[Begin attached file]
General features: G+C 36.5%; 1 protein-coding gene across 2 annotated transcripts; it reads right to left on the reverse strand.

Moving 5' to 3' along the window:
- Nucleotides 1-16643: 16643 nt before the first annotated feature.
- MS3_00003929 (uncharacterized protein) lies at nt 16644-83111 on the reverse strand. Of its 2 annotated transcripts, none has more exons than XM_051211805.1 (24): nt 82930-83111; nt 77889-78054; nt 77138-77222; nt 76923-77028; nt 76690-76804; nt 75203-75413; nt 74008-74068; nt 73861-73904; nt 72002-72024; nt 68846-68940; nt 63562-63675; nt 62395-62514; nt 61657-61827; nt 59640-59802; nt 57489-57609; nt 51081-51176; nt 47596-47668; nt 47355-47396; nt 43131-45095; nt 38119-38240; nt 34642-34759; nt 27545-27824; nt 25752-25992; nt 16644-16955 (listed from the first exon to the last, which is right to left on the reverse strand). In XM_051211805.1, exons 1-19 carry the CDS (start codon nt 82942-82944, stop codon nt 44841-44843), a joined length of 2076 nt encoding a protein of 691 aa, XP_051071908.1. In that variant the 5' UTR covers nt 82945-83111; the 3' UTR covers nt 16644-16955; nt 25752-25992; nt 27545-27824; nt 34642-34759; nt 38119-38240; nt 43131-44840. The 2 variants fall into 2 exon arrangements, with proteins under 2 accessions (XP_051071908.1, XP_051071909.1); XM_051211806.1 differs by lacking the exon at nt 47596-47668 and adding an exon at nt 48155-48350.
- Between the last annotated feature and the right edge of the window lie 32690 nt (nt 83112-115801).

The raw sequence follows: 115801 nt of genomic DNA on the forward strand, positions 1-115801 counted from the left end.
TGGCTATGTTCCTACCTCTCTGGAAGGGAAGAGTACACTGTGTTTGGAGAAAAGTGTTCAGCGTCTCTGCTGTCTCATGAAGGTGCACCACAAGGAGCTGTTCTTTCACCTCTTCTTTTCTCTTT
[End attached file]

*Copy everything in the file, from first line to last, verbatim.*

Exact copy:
General features: G+C 36.5%; 1 protein-coding gene across 2 annotated transcripts; it reads right to left on the reverse strand.

Moving 5' to 3' along the window:
- Nucleotides 1-16643: 16643 nt before the first annotated feature.
- MS3_00003929 (uncharacterized protein) lies at nt 16644-83111 on the reverse strand. Of its 2 annotated transcripts, none has more exons than XM_051211805.1 (24): nt 82930-83111; nt 77889-78054; nt 77138-77222; nt 76923-77028; nt 76690-76804; nt 75203-75413; nt 74008-74068; nt 73861-73904; nt 72002-72024; nt 68846-68940; nt 63562-63675; nt 62395-62514; nt 61657-61827; nt 59640-59802; nt 57489-57609; nt 51081-51176; nt 47596-47668; nt 47355-47396; nt 43131-45095; nt 38119-38240; nt 34642-34759; nt 27545-27824; nt 25752-25992; nt 16644-16955 (listed from the first exon to the last, which is right to left on the reverse strand). In XM_051211805.1, exons 1-19 carry the CDS (start codon nt 82942-82944, stop codon nt 44841-44843), a joined length of 2076 nt encoding a protein of 691 aa, XP_051071908.1. In that variant the 5' UTR covers nt 82945-83111; the 3' UTR covers nt 16644-16955; nt 25752-25992; nt 27545-27824; nt 34642-34759; nt 38119-38240; nt 43131-44840. The 2 variants fall into 2 exon arrangements, with proteins under 2 accessions (XP_051071908.1, XP_051071909.1); XM_051211806.1 differs by lacking the exon at nt 47596-47668 and adding an exon at nt 48155-48350.
- Between the last annotated feature and the right edge of the window lie 32690 nt (nt 83112-115801).

The raw sequence follows: 115801 nt of genomic DNA on the forward strand, positions 1-115801 counted from the left end.
TGGCTATGTTCCTACCTCTCTGGAAGGGAAGAGTACACTGTGTTTGGAGAAAAGTGTTCAGCGTCTCTGCTGTCTCATGAAGGTGCACCACAAGGAGCTGTTCTTTCACCTCTTCTTTTCTCTTT